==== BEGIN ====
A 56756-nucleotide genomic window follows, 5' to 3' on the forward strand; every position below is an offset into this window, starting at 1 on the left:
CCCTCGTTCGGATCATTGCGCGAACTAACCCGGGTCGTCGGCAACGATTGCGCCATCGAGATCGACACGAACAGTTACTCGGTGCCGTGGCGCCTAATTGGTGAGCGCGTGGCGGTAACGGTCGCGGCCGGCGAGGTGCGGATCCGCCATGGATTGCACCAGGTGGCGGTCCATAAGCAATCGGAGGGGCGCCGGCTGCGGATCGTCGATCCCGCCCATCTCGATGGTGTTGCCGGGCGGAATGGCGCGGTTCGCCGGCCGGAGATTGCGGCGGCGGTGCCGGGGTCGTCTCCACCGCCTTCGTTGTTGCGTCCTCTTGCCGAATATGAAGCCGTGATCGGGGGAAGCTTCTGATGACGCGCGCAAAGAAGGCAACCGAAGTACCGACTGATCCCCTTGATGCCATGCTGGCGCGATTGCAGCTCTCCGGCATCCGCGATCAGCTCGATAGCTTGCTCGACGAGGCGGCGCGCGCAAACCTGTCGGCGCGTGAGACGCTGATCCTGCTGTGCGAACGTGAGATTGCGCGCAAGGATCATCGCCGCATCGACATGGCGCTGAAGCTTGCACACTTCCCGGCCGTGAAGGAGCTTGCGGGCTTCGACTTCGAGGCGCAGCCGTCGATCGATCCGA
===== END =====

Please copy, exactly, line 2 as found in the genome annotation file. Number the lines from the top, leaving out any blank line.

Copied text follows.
CCCTCGTTCGGATCATTGCGCGAACTAACCCGGGTCGTCGGCAACGATTGCGCCATCGAGATCGACACGAACAGTTACTCGGTGCCGTGGCGCCTAATTGGTGAGCGCGTGGCGGTAACGGTCGCGGCCGGCGAGGTGCGGATCCGCCATGGATTGCACCAGGTGGCGGTCCATAAGCAATCGGAGGGGCGCCGGCTGCGGATCGTCGATCCCGCCCATCTCGATGGTGTTGCCGGGCGGAATGGCGCGGTTCGCCGGCCGGAGATTGCGGCGGCGGTGCCGGGGTCGTCTCCACCGCCTTCGTTGTTGCGTCCTCTTGCCGAATATGAAGCCGTGATCGGGGGAAGCTTCTGATGACGCGCGCAAAGAAGGCAACCGAAGTACCGACTGATCCCCTTGATGCCATGCTGGCGCGATTGCAGCTCTCCGGCATCCGCGATCAGCTCGATAGCTTGCTCGACGAGGCGGCGCGCGCAAACCTGTCGGCGCGTGAGACGCTGATCCTGCTGTGCGAACGTGAGATTGCGCGCAAGGATCATCGCCGCATCGACATGGCGCTGAAGCTTGCACACTTCCCGGCCGTGAAGGAGCTTGCGGGCTTCGACTTCGAGGCGCAGCCGTCGATCGATCCGA